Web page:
its sacred cities of Mecca and Medina, plus the date trade. The
discovery of oil changed this, and petroleum products now account for 90
per cent of Saudi’s income.
Fahd Ibn Abdelaziz al-Saoud (King Fahd) leads a country dominated by the
Wahabis who practise a more fundamental version of Islam than their
neighbours - beheading, severing hands and stoning to death are part of
the Saudi penal code. Women must be covered in public and alcohol is
forbidden, so ads containing booze and babes are out. But the pitfalls
for Western advertisers go further - it is forbidden to show women
driving, smoking or, in some cases, eating in mixed company.
As a result, many campaigns have two executions - one for the general
Arab market and one for the Saudi market, in which women are not seen to
mix with men unless it is clear they are married. Ads for more personal
products, such as TMI’s campaign for Braun, tread a fine line.
In Saudi, hair removal products are shown only in animated form.
Elsewhere in the Gulf, human skin may be shown.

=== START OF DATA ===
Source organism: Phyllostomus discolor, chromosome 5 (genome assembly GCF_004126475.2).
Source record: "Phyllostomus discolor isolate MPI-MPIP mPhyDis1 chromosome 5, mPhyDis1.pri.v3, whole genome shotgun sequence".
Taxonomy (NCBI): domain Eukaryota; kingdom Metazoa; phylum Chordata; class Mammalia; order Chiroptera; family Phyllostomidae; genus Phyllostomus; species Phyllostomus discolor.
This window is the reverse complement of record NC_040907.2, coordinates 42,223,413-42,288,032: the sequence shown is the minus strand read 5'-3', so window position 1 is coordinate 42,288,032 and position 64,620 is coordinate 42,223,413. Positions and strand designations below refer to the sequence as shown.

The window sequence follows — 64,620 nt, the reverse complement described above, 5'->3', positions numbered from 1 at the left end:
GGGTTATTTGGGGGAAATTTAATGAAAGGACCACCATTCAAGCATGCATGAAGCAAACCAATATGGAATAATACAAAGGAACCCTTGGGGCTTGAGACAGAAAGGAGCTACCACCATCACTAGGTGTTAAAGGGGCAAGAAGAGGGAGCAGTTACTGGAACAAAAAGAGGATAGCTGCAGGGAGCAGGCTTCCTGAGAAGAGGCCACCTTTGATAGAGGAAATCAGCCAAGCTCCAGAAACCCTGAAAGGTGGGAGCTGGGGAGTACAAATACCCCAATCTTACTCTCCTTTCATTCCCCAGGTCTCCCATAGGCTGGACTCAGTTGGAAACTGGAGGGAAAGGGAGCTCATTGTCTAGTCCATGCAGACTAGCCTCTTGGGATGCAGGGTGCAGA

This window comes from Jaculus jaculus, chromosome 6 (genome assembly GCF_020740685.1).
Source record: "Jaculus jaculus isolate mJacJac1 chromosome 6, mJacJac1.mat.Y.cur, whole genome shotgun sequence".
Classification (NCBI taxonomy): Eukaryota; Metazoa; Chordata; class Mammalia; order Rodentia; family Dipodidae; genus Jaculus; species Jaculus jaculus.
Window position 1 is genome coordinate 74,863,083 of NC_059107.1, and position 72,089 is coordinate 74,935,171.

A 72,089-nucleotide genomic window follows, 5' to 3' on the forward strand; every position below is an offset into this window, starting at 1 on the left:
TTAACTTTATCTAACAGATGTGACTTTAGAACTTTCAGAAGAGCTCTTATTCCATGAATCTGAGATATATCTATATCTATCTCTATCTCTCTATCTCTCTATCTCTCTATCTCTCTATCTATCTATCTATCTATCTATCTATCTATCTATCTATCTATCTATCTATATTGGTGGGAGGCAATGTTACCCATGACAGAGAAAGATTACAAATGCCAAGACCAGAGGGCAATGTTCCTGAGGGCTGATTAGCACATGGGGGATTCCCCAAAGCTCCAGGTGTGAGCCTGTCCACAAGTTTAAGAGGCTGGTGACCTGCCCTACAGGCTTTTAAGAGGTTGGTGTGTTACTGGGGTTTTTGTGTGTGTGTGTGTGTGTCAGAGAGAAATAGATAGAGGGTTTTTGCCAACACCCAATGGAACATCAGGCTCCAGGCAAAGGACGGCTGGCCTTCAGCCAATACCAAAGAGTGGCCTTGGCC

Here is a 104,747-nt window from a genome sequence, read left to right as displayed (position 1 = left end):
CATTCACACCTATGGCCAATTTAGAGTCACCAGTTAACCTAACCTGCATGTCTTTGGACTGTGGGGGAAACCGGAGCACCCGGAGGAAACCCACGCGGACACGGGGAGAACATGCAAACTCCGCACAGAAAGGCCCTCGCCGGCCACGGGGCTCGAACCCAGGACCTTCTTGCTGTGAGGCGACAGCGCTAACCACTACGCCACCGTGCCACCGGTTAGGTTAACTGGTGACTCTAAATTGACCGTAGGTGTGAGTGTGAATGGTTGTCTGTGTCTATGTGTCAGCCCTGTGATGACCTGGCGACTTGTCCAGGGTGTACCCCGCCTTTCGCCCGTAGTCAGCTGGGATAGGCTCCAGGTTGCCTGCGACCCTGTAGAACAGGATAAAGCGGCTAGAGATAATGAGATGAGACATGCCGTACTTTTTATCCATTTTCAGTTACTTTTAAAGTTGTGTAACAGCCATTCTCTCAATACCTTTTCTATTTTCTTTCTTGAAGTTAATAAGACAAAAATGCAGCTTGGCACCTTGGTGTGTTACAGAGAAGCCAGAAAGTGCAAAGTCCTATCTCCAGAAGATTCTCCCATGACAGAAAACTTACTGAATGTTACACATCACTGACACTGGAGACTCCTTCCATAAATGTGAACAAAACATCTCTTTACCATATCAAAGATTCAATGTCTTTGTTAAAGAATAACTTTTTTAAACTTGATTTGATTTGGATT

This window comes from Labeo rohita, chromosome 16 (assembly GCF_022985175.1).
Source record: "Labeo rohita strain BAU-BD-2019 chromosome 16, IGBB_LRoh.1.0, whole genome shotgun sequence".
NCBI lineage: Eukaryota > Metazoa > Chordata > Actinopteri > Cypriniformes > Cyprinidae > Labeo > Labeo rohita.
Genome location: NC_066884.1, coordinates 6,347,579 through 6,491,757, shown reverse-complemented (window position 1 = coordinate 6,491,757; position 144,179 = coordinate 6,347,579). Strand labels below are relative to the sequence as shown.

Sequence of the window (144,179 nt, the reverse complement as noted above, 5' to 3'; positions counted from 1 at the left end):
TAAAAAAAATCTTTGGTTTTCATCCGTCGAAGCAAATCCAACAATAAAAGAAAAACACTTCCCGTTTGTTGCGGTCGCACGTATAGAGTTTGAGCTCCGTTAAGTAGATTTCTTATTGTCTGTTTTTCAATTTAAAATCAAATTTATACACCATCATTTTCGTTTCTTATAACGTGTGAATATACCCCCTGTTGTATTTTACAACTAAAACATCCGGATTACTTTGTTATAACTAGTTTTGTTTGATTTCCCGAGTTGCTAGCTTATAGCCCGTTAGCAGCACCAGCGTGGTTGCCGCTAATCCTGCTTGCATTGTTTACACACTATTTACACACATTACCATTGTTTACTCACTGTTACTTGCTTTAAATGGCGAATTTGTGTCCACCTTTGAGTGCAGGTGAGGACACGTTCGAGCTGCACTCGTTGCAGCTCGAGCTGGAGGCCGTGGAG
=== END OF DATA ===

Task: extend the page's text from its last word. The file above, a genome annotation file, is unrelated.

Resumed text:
Saudi Arabia is among the Reporters Sans Frontiere’s top 25 abusers of
press freedom. The country’s control over its media is fierce, even by
the conservative standards of the Middle East.
The Saudi Arabian Ministry of Information supervises all radio and
There is no criticism - or discussion - of government or military
Foreign publications that do not meet with official approval are either
banned, or their controversial images are removed or painted over.
Saudi TV has two channels, one in Arabic and one in English (with French
bulletins). However, others are emerging due to the demand for
direct-to-home satellite. Ironically, some of these are funded by Saudi
money, but based in Europe (ART is based in Cyprus, MBC in London) which
allows them to spice up the content ( strictly for export to other Arab
countries) without the inconvenience of having, say, belly dancers in
the Holy Land.
The satellite explosion poses problems as the Wahabis are offended by
some of the images beamed down from space. Saudi clients, it seems, have
long memories about which channels have offended them.
Saudi Arabia may have the oil and the holy cities, but Egypt is the